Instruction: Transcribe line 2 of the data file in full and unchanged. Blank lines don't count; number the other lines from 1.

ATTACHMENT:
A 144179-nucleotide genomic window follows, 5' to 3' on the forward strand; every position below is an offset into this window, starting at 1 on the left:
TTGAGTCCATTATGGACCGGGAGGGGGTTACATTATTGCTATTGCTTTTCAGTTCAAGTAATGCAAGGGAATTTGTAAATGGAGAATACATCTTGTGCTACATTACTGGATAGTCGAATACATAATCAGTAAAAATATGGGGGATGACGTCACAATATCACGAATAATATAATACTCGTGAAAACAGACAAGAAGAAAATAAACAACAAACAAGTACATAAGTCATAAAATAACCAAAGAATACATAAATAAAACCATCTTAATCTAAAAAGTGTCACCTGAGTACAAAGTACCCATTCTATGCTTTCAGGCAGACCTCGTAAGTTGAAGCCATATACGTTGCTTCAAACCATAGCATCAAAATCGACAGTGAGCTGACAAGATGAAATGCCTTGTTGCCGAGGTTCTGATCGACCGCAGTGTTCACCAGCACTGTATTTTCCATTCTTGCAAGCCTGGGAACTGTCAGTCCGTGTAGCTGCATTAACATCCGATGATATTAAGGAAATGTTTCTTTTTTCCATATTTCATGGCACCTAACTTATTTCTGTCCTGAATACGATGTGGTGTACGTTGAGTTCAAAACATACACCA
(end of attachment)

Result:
TTGAGTCCATTATGGACCGGGAGGGGGTTACATTATTGCTATTGCTTTTCAGTTCAAGTAATGCAAGGGAATTTGTAAATGGAGAATACATCTTGTGCTACATTACTGGATAGTCGAATACATAATCAGTAAAAATATGGGGGATGACGTCACAATATCACGAATAATATAATACTCGTGAAAACAGACAAGAAGAAAATAAACAACAAACAAGTACATAAGTCATAAAATAACCAAAGAATACATAAATAAAACCATCTTAATCTAAAAAGTGTCACCTGAGTACAAAGTACCCATTCTATGCTTTCAGGCAGACCTCGTAAGTTGAAGCCATATACGTTGCTTCAAACCATAGCATCAAAATCGACAGTGAGCTGACAAGATGAAATGCCTTGTTGCCGAGGTTCTGATCGACCGCAGTGTTCACCAGCACTGTATTTTCCATTCTTGCAAGCCTGGGAACTGTCAGTCCGTGTAGCTGCATTAACATCCGATGATATTAAGGAAATGTTTCTTTTTTCCATATTTCATGGCACCTAACTTATTTCTGTCCTGAATACGATGTGGTGTACGTTGAGTTCAAAACATACACCA